The city bridge program was planning a 4-lane bridge to replace the existing 2-lane bridge. Early traffic studies, commissioned by the MRCA, showed that current and future traffic volumes did not require doubling lane width. MRCA proposed less roadway and more parkland by keeping the bridge to only two lanes and adding a small traffic circle at the intersection of Riverside Drive, San Fernando Road, and North Figueroa Street. City bridge staff persisted with oversized 4-lane designs, but incorporated an outsized 2-lane roundabout at the intersection. The 4-lane bridge includes an extensiton of the L.A. River bike path.
Construction of the new over-sized Riverside-Figueroa bridge began in 2011.
Then a group of community architects and activists came up with a great idea. They proposed preserving the old bridge alongside the new one. The historic bridge would become a park over the L.A. River. Access would only be by foot and by bicycle. There are precedents for similar bridge-parks, including the Santiago Avenue Bridge in Santa Ana and even the High Line in New York City.
They call their proposal LandBRIDGE. See this slideshow at Enrich L.A. for excellent visualizations of how the bridge could be reconfigured. In the short run, preserving the bridge actually saves demolition costs.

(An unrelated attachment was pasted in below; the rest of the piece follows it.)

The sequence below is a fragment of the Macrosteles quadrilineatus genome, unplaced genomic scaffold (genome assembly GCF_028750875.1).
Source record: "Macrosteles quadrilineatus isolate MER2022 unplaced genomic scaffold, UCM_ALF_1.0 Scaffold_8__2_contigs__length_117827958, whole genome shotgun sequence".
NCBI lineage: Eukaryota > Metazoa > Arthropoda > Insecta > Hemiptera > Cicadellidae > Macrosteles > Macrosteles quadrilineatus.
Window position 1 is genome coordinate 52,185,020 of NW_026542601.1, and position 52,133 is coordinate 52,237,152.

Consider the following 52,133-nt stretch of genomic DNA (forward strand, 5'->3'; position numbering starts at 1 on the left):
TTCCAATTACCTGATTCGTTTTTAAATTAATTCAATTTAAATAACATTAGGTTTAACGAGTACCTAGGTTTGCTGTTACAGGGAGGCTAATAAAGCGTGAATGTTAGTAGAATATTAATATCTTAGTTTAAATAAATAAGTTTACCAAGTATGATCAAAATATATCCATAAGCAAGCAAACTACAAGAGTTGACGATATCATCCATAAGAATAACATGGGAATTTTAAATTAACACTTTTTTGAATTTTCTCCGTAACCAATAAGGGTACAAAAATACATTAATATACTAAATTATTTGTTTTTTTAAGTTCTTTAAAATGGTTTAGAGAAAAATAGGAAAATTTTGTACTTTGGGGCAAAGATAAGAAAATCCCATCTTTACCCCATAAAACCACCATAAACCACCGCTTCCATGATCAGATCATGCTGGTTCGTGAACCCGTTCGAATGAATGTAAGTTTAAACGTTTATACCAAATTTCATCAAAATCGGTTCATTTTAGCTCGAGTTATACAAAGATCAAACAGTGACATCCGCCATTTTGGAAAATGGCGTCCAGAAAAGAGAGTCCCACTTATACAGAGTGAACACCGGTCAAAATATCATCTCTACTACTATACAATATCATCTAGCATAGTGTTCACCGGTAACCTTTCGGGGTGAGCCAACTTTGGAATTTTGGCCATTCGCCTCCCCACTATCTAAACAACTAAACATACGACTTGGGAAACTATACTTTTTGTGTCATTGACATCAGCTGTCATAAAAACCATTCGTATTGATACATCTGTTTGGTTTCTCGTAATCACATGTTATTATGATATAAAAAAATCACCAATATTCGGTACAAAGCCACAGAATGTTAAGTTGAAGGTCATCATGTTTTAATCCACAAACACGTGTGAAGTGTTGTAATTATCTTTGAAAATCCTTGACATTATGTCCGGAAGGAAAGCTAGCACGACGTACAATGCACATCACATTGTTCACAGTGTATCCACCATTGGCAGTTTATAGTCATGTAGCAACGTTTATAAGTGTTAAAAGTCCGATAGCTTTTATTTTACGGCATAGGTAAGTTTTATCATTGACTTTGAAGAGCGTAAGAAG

The LandBRIDGE story is told well in this earlier Streetsblog article and this subsequent L.A. Times article. Despite a great deal of community and neighborhood council support, BOE representatives have been saying that it’s just too late.
I see the LandBRIDGE proposal as a great opportunity. It’s not a simple easy change to the project scope. Multi-million-dollar capital projects that spend a decade-plus in development are difficult to re-align… but until the bridge has actually been torn down, it’s not too late.
The BOE, under the leadership of architect Deborah Weintraub, has embraced environmentally green buildings. Weintraub has embraced similar projects, but needs more community support to give her cover to do the right thing. Hopefully the city’s bridge builders can reconsider their headlong push to destroy great historic bridges, and can retool their designs to make way for a great new space on top of a great old place.
Streetsblog readers can lend their voices in support of the LandBRIDGE proposal by signing this on-line petition.